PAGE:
Tuesday 27 September 2016

Carbon monoxide poisoning ruled out in death of Irish couple

Lesley-Anne McKeown, Press Association

Published 08/06/2015 | 13:02

PSNI crest
PSNI crest

POLICE investigating the deaths of a couple in Northern Ireland have ruled out carbon monoxide poisoning.

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The bodies of Kenneth Boughey, 68, and his 79-year-old wife Rita were found dead at their home in Co Antrim last week.

The couple, who were originally from Liverpool, had been dead for some time.

Police Service of Northern Ireland (PSNI) Chief Inspector Mark McClarence said their deaths remain unexplained.

He said: "Post-mortem examinations were carried out on Friday and we are awaiting the results of further toxicology tests.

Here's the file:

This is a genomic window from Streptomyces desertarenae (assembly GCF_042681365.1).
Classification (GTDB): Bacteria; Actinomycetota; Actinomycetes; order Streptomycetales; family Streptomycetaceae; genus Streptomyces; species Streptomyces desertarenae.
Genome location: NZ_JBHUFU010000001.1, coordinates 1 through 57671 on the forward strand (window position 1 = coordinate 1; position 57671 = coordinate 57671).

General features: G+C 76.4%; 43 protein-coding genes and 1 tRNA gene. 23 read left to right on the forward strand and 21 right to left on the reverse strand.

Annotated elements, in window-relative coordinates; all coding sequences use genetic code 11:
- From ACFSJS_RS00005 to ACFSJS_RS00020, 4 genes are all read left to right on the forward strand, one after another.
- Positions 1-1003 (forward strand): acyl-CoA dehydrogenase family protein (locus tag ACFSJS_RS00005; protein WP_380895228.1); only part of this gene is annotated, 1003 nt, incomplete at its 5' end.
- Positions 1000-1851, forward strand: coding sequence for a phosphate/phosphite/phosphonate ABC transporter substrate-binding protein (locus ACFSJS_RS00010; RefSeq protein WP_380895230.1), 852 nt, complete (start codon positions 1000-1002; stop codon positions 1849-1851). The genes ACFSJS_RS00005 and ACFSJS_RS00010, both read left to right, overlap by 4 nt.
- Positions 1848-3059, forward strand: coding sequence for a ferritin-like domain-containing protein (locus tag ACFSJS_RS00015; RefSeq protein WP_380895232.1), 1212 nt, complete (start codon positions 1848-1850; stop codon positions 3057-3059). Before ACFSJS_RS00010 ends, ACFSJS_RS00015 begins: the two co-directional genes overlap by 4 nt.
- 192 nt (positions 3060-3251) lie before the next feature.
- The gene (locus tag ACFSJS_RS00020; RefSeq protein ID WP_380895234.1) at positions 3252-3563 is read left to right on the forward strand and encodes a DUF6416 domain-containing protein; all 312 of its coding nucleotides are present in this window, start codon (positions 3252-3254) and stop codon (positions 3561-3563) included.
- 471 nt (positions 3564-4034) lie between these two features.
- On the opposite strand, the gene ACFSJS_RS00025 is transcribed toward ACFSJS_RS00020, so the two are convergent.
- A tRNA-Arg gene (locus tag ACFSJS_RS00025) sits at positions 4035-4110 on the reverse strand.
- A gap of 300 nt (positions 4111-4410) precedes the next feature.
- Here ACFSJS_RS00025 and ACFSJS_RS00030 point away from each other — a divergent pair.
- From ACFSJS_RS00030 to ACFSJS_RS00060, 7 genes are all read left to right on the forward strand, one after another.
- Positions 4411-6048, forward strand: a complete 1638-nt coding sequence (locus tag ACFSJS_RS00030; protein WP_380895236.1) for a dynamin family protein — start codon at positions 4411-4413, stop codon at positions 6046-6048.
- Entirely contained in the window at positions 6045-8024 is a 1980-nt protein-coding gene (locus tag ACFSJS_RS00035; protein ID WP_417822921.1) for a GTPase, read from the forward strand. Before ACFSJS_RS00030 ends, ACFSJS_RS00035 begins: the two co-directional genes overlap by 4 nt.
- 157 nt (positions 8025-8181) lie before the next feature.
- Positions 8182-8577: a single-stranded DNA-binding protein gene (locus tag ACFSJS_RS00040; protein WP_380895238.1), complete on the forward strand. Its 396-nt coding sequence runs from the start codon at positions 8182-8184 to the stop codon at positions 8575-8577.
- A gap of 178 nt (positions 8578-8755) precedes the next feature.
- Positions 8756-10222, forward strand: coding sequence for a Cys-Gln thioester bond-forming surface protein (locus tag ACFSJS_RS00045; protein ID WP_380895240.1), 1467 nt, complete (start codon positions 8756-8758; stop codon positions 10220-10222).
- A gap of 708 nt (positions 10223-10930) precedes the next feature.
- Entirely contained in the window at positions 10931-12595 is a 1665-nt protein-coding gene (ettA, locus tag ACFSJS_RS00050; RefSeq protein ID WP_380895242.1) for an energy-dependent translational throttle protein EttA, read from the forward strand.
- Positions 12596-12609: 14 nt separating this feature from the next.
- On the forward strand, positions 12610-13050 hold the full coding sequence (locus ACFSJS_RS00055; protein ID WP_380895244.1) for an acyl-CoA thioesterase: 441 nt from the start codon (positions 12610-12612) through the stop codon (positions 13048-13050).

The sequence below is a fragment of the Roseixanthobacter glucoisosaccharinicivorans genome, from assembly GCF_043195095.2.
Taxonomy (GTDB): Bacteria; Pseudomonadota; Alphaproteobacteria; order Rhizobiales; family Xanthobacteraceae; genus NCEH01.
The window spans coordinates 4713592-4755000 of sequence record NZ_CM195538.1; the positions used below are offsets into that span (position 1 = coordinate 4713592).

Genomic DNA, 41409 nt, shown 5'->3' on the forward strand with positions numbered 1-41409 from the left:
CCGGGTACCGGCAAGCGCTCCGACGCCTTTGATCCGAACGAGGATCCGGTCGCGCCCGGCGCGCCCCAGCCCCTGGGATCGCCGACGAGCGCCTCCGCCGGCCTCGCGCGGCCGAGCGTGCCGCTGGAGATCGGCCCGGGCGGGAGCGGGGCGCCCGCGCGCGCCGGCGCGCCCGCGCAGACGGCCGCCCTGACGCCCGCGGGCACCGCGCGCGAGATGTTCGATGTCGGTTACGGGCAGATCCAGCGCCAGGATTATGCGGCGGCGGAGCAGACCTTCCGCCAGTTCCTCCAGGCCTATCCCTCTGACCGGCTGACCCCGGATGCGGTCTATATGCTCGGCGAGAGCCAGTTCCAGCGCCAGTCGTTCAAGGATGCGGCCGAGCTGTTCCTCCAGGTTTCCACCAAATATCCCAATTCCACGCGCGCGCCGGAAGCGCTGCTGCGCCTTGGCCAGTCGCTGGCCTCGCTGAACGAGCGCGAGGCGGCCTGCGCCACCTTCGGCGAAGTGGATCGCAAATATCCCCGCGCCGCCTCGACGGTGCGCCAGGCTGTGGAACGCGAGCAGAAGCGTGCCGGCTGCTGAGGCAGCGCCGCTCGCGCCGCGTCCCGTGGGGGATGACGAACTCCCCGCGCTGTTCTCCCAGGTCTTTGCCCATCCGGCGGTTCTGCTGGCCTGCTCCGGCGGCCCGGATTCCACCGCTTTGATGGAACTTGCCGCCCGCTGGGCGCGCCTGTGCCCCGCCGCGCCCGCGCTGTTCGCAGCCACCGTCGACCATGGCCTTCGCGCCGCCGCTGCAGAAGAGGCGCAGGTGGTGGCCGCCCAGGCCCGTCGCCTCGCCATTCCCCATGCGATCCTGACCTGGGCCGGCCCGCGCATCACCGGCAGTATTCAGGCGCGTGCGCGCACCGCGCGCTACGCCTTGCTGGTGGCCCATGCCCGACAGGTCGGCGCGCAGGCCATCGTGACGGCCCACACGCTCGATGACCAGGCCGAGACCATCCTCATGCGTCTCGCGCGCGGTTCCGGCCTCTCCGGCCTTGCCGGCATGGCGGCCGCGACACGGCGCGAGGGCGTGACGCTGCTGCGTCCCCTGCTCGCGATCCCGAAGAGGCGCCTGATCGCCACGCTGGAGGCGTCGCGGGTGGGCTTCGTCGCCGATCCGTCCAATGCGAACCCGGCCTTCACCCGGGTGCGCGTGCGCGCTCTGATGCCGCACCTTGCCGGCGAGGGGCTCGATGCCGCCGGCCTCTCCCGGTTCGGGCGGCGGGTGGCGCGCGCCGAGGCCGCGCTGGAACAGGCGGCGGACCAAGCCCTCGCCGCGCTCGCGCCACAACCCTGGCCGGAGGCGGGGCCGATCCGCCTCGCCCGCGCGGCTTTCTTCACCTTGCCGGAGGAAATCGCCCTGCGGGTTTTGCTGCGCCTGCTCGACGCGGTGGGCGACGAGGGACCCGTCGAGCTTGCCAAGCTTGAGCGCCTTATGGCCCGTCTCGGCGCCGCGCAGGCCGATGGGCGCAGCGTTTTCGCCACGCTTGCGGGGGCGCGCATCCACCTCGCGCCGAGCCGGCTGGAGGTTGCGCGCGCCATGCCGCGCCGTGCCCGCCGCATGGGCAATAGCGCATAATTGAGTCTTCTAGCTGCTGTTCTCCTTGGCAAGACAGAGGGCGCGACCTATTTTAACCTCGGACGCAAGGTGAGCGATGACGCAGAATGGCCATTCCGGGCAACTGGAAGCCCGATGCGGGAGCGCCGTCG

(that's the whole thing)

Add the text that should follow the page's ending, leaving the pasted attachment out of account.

"However, the post-mortem ruled out carbon monoxide poisoning as a cause of death.

"At this time, the deaths continue to be treated as unexplained."

Emergency services were called to the house in the Abbey area of Ballycastle just after 8.30pm last Thursday.

It is understood Mrs Boughey's son made the grim discovery when he called at the house after becoming concerned.

The couple are believed to have been found in separate rooms.

There were no obvious signs of forced entry.

The Bougheys lived in Spain before moving to the north coast town about 10 years ago.

Local representatives said they were not well-known.

The Abbey is a new housing development comprising town houses and apartments on the site of a former convent close to Ballycastle town centre.

A number of the properties are holiday homes, while others are occupied by young families.

Independent councillor Padraig McShane said residents had been shocked by the couple's deaths.

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